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      Shas Minister: Gender Segregation a Problem

      Shas Minister admits that local rabbis, burial groups wrongly impose strict gender separation, insult women.
      By Maayana Miskin
      First Publish: 2/27/2013, 1:02 PM

      Yaakov Margi
      Yaakov Margi
      Israel news photo: Flash 90

      Many city rabbis and local burial groups (chevra kaddisha) wrongfully impose strict gender segregation, Minister of Religious Services Yaakov Margi (Shas) stated Wednesday.

      Margi was responding to a question posed by Yesh Atid MK Aliza Lavie. Lavie questioned Margi over recent reports of gender segregation at funerals and cases where women were told they could not eulogize their dead loved ones.

      “Recently we heard of a case at the Kiryat Gat cemetery where signs were put up telling women to use different sinks for reasons of modesty,” Lavi report. In other cases, she said, “[women] encounter a degrading, disrespectful attitude from the burial society.”

      The power given to such burial societies is “highly problematic,” Lavie warned. The societies are responsible for interacting with Israeli citizens at life’s hardest moments, “when their dead lie before them” – and yet, she said, they operate with inadequate oversight.

      “This isn’t a question of Jewish law,” she added, “but of decisions made on the local level by people who have no mandate to make these decisions for the men and women at funeral homes.”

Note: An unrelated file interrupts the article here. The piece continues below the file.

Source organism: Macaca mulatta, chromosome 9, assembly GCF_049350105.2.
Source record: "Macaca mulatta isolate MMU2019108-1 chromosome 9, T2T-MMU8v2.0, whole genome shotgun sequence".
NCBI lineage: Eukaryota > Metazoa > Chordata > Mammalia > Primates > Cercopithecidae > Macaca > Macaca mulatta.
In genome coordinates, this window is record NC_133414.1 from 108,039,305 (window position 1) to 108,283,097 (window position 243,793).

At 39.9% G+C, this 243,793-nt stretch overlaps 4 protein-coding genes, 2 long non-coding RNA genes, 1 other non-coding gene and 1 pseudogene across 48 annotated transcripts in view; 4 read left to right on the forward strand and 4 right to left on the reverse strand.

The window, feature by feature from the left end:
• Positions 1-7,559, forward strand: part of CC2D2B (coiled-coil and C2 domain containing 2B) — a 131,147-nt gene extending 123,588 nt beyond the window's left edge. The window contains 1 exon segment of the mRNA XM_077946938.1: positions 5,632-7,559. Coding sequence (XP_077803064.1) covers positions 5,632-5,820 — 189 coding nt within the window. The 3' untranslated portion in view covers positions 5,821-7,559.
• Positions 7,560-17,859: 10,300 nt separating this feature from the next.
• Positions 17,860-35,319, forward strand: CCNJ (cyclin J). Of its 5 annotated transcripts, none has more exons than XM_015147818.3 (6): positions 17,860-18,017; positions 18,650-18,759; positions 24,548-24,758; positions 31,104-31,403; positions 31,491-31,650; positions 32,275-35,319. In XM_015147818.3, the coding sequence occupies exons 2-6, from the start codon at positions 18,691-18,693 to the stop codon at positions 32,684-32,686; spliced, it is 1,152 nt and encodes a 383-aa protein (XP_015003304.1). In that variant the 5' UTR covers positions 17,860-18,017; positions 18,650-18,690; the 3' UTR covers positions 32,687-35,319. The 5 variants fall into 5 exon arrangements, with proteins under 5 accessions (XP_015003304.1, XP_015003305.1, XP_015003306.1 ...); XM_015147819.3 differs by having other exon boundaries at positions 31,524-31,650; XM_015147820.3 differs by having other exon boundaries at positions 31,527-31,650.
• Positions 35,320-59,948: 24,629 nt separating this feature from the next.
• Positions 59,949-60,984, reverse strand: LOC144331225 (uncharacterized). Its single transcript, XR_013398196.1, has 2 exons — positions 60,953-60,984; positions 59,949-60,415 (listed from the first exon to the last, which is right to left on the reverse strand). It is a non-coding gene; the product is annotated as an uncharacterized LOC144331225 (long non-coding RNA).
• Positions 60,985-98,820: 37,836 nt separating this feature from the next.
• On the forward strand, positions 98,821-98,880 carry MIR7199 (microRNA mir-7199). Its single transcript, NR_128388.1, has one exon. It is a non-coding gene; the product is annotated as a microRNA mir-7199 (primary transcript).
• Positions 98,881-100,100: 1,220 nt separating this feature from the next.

The Ministry of Religious Affairs ordered staff at the Kiryat Gat cemetery to remove the offending signs, she noted. “But I am left wondering if it would not be better to give clear orders, and to renew permits for burial societies only if they adopt the opinion that there is no reason women cannot give eulogies at funerals,” she said.

      “In addition, would it not be better for the Ministry for Religious Services to increase the oversight of burial societies, to prevent similar incidents in the future?” she asked.

      Margi stated that Lavie was correct in her criticism. There are local rabbis and burial societies that impose their own rules despite having no authorization to do so, he agreed.

      “We admit it, I am not evading or hiding this,” he said.

      Fighting the phenomenon is the job of everyone in government, he declared. “It’s your job and my job,” he told Lavie, “and all of our job to keep a close watch to avoid harm to the public.”

      “There is no reason to discriminate against women at cemeteries,” he concluded.